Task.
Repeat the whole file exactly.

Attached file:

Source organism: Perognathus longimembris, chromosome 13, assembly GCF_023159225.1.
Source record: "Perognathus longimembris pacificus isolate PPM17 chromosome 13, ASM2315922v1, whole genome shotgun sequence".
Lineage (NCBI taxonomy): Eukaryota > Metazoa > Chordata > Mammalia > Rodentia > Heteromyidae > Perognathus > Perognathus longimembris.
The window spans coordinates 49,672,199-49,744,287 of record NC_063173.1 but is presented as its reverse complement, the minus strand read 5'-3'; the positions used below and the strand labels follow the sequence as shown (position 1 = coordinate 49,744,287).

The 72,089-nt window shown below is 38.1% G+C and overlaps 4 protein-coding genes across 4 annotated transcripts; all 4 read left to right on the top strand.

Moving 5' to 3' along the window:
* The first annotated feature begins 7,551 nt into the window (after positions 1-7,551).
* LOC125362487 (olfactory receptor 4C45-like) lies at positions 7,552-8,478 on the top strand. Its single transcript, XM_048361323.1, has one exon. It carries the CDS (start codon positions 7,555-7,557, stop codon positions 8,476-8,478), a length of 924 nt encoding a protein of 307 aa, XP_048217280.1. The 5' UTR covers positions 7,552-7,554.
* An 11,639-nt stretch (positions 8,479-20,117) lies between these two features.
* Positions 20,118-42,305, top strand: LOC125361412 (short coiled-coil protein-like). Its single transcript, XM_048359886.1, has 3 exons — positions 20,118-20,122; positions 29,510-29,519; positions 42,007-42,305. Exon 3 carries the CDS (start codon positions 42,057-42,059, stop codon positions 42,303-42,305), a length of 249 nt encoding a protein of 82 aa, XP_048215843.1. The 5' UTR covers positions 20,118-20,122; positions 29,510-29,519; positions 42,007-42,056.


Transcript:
Source organism: Perognathus longimembris, chromosome 13, assembly GCF_023159225.1.
Source record: "Perognathus longimembris pacificus isolate PPM17 chromosome 13, ASM2315922v1, whole genome shotgun sequence".
Lineage (NCBI taxonomy): Eukaryota > Metazoa > Chordata > Mammalia > Rodentia > Heteromyidae > Perognathus > Perognathus longimembris.
The window spans coordinates 49,672,199-49,744,287 of record NC_063173.1 but is presented as its reverse complement, the minus strand read 5'-3'; the positions used below and the strand labels follow the sequence as shown (position 1 = coordinate 49,744,287).

The 72,089-nt window shown below is 38.1% G+C and overlaps 4 protein-coding genes across 4 annotated transcripts; all 4 read left to right on the top strand.

Moving 5' to 3' along the window:
* The first annotated feature begins 7,551 nt into the window (after positions 1-7,551).
* LOC125362487 (olfactory receptor 4C45-like) lies at positions 7,552-8,478 on the top strand. Its single transcript, XM_048361323.1, has one exon. It carries the CDS (start codon positions 7,555-7,557, stop codon positions 8,476-8,478), a length of 924 nt encoding a protein of 307 aa, XP_048217280.1. The 5' UTR covers positions 7,552-7,554.
* An 11,639-nt stretch (positions 8,479-20,117) lies between these two features.
* Positions 20,118-42,305, top strand: LOC125361412 (short coiled-coil protein-like). Its single transcript, XM_048359886.1, has 3 exons — positions 20,118-20,122; positions 29,510-29,519; positions 42,007-42,305. Exon 3 carries the CDS (start codon positions 42,057-42,059, stop codon positions 42,303-42,305), a length of 249 nt encoding a protein of 82 aa, XP_048215843.1. The 5' UTR covers positions 20,118-20,122; positions 29,510-29,519; positions 42,007-42,056.